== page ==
Run Like Hell is the kind of game that would have been an unforgettable sci-fi survival-horror title but, unfortunately, it was rushed out before its defects have been worked out. There really isn’t an excuse to play this game and I recommend that people turn to a better-paced and more polished PS2 survival-horror title like The Thing.
#Reviewer's Scoring Details
Sadly, the controls are not as well-thought out and you cannot move around smoothly or easily switch targets during fights. Gamers will find it something of an annoyance when Conner cannot do something as simple as smoothly making a quick turn around a sharp corner. The make matters worse, the camera pulls away when you do make a quick turn and put you face-to-face with an alien and not even know it until the creature strikes.
You can also modify your weapons using several types of modification chips that can increase the damage done, add more ammunition capacity or allow the weapon to fire more bullets per shot. Add that to the list of weaponry and you are all set. And there are times when you can control your own robots to lure unsuspecting aliens into a trap.
Unfortunately the visuals also add to the already long list of shortcomings found in this game. The characters and the surroundings plain to look at and that is a shame, really, considering that there is a strong story and plenty of interesting characters to meet and areas to explore. The aliens are also something of a treat to go up against since their appearance is both startlingly frightful to look at.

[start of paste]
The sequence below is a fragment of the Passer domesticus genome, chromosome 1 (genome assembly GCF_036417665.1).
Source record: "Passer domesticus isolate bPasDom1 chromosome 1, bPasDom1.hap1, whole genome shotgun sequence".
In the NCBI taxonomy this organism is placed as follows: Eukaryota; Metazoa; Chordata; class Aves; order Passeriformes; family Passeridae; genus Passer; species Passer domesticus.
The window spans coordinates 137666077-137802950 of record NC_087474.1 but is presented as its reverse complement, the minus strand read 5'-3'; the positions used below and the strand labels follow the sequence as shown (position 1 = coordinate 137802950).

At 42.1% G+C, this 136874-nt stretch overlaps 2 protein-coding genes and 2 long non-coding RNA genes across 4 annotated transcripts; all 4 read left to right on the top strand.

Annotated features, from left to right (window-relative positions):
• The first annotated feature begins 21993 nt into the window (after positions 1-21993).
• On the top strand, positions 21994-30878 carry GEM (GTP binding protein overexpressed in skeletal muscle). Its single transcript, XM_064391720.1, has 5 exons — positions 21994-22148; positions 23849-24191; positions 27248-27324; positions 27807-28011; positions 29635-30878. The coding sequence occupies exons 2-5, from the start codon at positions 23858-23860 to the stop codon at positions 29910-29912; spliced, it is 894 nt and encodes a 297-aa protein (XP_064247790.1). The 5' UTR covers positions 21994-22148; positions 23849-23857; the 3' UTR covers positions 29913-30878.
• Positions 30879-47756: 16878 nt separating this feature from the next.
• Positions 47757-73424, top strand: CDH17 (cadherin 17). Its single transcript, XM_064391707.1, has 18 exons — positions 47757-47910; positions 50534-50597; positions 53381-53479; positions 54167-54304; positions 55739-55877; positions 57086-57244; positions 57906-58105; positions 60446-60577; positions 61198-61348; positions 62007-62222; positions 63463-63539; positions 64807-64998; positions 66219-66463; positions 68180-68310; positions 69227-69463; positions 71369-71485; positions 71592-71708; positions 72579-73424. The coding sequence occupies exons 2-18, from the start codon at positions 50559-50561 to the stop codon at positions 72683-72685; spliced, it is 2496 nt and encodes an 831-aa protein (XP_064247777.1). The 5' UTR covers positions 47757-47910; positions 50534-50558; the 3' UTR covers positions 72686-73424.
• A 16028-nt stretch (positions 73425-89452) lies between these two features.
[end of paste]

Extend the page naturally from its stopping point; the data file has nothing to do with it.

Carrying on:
The flash of the muzzle of your gun when you fire is not as impressive as it should look in a game that is inspired by the Aliens movie. And riddling an alien enemy with bullets is sometimes not seen at all thanks to the awful camera views. Still, there is not much to look at in terms of effects so gamers are not missing much.
It is good to see a game that supports Dolby Surround sound and this is the game that would have sounded spectacular with the perfect sound system except that the sound effects are awfully dull. A game like this would have faired better with more details to its sound but what we hear in this game is the same repetitive alien hisses and howls and even the weapons do not sound so impressive during the heaviest of battles.
The score is a highlight, of sorts, and sets the mood nicely and fluidly in a cinematic fashion. A boss fight suddenly comes to life with killer tracks from the band Breaking Benjamin, putting gamers in a you’re-playing-a-movie mood. Adding to this is superb voice acting work from big-name actors of the likes of Kate Mulgrew and Lance Henriksen.
Aside from the awful controls that can play against you, the game’s targeting system makes fighting a bit difficult . . . especially when you’re up against three of them at once. The creature intelligence varies from cutter to Brute but neither one is really all that bright since cutters can get stuck between crates of corners. And the door-opening puzzles aren’t really hard thanks to all the information you store in your journal.
Run Like Hell is not a very original idea but the story and characters are actually interesting enough care about. Most of what you see in this game have been drawn out from Aliens and Resident Evil and combating the alien threat is done by extreme force. It’s also good to see that the makers at least tried to break away from the typical shoot-them-up style and add several mini games spread throughout the game in the same way the Xbox’s Dead To Rights has done for its third-person shooter. There are even chases similar to those seen in Shenmue where you have to press a certain button in time to jump or duck.
While Run Like Hell plays in the same field as the Resident Evil games, the overall rushed product was in dire need of some serious polishing before it was released. Unfortunately, all the game’s faults take away from the experience of what could have been a really entertaining survival-horror game with plenty of action and scares. Gamers should stay clear of this one completely.